Early Music Vancouver: 50th Anniversary Gala (CANCELLED)
Record-Breaking EMV Season Culminates in
50th Anniversary Gala
& Celebration of Beethoven’s 250th Birthday
Organization’s Largest-Ever Concert Showcases Pacific Baroque Orchestra,
Vancouver Cantata Singers, Vancouver Bach Choir,
& Vancouver Chamber Choir
Vancouver, BC — Early Music Vancouver (EMV) proudly hosts its 50th Anniversary Gala, featuring the music of Beethoven, Mozart, & Haydn, on April 5, 2020 at 3pm at the Chan Centre for the Performing Arts. The concert marks the 250th anniversary of Beethoven’s birth, the 50th anniversary of EMV, and the 30th anniversary of the Pacific Baroque Orchestra (PBO). Acclaimed Music Director Alexander Weimann will lead the PBO in dazzling performances of Beethoven’s Symphony No. 1 and Mozart’s Symphony No. 40 in G Minor. The PBO will then be joined by the Vancouver Chamber Choir, the Vancouver Cantata Singers, and the Vancouver Bach Choir for a magnificent finale featuring the Gloria from Haydn’s Creation Mass.
Hosted by Sheryl MacKay of CBC Radio’s North by Northwest, this concert features the largest period instrument performance ever assembled in Vancouver — demonstrating the extent to which the regional early music scene has grown and flourished on the West Coast in recent years.
“It’s not often that EMV has the opportunity to celebrate so many wonderful milestones at once. To honour this special occasion, we have invited more than 175 artists to perform large-scale masterworks by three of history’s greatest composers of the classical period,” says EMV’s Executive and Artistic Director Matthew White. “Audiences can expect some exciting differences in how this early symphonic repertoire is experienced when played on period instruments. They will be surprised to hear more clarity and distinction in the individual parts, as well as more transparent and rhythmic dynamism as these original instruments are stretched to their absolute limits. As EMV looks to the future, this large-scale repertoire reaffirms the next stage in our evolution, and our commitment to presenting audiences with engaging and historically informed period performances.”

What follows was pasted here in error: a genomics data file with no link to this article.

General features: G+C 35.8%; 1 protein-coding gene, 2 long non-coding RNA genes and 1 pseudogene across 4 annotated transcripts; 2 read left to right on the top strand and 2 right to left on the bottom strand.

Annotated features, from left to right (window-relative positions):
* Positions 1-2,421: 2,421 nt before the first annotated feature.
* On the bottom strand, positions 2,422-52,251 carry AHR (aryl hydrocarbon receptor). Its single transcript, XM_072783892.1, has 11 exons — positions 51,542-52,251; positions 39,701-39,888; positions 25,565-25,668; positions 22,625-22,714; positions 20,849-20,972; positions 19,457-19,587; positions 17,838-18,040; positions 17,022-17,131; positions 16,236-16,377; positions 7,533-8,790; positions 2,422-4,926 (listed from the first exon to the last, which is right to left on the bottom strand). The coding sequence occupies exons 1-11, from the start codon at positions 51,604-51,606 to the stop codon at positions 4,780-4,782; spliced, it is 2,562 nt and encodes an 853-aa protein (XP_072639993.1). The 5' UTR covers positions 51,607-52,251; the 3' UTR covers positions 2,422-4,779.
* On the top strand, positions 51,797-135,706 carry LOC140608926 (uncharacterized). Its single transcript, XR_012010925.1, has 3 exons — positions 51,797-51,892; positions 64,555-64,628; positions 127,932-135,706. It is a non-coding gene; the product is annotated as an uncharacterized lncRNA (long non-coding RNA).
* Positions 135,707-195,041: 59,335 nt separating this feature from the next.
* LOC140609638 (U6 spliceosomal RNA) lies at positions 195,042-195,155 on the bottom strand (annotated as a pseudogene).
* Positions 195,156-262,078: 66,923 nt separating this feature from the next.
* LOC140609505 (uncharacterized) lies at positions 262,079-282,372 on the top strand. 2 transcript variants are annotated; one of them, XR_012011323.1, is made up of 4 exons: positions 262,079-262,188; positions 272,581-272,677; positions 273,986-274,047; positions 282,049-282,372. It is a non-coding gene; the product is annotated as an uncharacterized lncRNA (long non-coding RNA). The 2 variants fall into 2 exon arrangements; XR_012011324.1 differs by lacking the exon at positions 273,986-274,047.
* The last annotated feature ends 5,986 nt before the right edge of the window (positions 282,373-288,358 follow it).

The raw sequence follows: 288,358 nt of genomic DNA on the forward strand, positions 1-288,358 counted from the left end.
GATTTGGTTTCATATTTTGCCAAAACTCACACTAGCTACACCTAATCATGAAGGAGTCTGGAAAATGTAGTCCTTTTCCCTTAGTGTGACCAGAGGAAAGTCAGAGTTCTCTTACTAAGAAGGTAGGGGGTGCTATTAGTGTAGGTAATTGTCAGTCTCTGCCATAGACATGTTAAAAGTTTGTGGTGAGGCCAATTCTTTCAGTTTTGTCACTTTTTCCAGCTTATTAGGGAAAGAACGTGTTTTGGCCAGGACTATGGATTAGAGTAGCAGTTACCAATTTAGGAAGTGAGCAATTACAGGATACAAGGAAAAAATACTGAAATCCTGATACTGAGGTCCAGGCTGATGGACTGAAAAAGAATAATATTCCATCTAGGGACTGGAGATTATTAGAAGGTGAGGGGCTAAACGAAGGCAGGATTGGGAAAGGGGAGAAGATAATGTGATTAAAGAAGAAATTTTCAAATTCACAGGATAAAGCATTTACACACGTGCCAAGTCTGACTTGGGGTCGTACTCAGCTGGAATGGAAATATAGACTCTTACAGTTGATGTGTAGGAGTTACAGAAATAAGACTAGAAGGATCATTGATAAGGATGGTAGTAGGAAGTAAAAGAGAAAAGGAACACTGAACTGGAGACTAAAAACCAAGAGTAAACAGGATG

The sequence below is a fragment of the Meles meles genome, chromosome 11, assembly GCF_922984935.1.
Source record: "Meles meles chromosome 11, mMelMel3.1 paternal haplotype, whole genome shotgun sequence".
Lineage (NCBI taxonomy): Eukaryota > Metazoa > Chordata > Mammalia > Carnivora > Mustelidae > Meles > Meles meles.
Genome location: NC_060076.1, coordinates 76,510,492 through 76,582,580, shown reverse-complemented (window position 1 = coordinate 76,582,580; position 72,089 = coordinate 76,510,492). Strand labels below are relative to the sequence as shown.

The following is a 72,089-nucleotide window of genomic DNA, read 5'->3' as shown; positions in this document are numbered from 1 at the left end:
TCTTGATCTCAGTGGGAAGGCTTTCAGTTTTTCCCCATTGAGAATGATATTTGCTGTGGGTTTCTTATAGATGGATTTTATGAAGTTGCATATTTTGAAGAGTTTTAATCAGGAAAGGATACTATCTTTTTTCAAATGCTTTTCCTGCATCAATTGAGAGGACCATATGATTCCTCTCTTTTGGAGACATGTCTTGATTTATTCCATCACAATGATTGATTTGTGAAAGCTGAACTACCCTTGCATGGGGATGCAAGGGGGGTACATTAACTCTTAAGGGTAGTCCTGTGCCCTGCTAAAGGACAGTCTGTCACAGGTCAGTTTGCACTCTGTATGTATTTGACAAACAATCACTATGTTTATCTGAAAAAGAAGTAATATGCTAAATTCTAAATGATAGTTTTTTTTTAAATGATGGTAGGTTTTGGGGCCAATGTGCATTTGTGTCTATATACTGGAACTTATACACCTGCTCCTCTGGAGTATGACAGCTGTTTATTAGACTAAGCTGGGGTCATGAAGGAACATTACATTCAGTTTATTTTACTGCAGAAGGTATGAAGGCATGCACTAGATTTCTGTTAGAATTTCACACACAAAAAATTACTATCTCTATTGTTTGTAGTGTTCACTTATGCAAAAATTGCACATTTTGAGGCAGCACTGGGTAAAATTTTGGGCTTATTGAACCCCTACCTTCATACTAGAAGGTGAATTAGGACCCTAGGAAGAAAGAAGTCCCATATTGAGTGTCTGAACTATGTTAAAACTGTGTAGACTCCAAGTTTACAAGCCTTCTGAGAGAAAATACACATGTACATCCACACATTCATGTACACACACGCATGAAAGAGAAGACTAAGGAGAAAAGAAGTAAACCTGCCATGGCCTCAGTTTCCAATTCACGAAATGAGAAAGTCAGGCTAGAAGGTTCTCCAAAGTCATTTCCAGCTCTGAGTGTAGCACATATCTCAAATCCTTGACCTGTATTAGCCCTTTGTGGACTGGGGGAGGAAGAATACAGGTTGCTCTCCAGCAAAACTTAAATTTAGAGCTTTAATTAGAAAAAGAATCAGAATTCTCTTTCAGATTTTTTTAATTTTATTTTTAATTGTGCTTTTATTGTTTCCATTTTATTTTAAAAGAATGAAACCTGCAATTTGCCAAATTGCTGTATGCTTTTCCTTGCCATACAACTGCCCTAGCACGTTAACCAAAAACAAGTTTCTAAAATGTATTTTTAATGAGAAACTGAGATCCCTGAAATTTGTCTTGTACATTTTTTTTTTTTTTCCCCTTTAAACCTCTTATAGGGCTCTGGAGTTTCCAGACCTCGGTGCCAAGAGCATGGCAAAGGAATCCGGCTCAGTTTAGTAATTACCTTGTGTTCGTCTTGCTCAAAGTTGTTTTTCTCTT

The celebratory event is an attempt to recreate some of the excitement surrounding the debut of Beethoven’s first symphony on April 2, 1800 at the Royal Imperial Court Theatre in Vienna. In homage to the original makeup of the programme, this concert will also include a Mozart symphony and an excerpt from a major work by Haydn. Beethoven’s symphony was immediately acclaimed as a testament to the composer’s groundbreaking genius, and set the stage for the rapid evolution of symphonic composition.
EMV’s gala concert begins with esteemed conductor Alexander Weimann leading 35 musicians of the PBO in a performance of Beethoven’s Symphony No. 1. The use of PBO’s historical instruments, which are similar to those that Beethoven, Mozart, and Haydn would have known, have a dramatic effect on how this music is experienced, for both musicians and audiences. Those used to hearing these well-known pieces played by a modern symphony orchestra will be thrilled to hear how different they sound when performed on period instruments.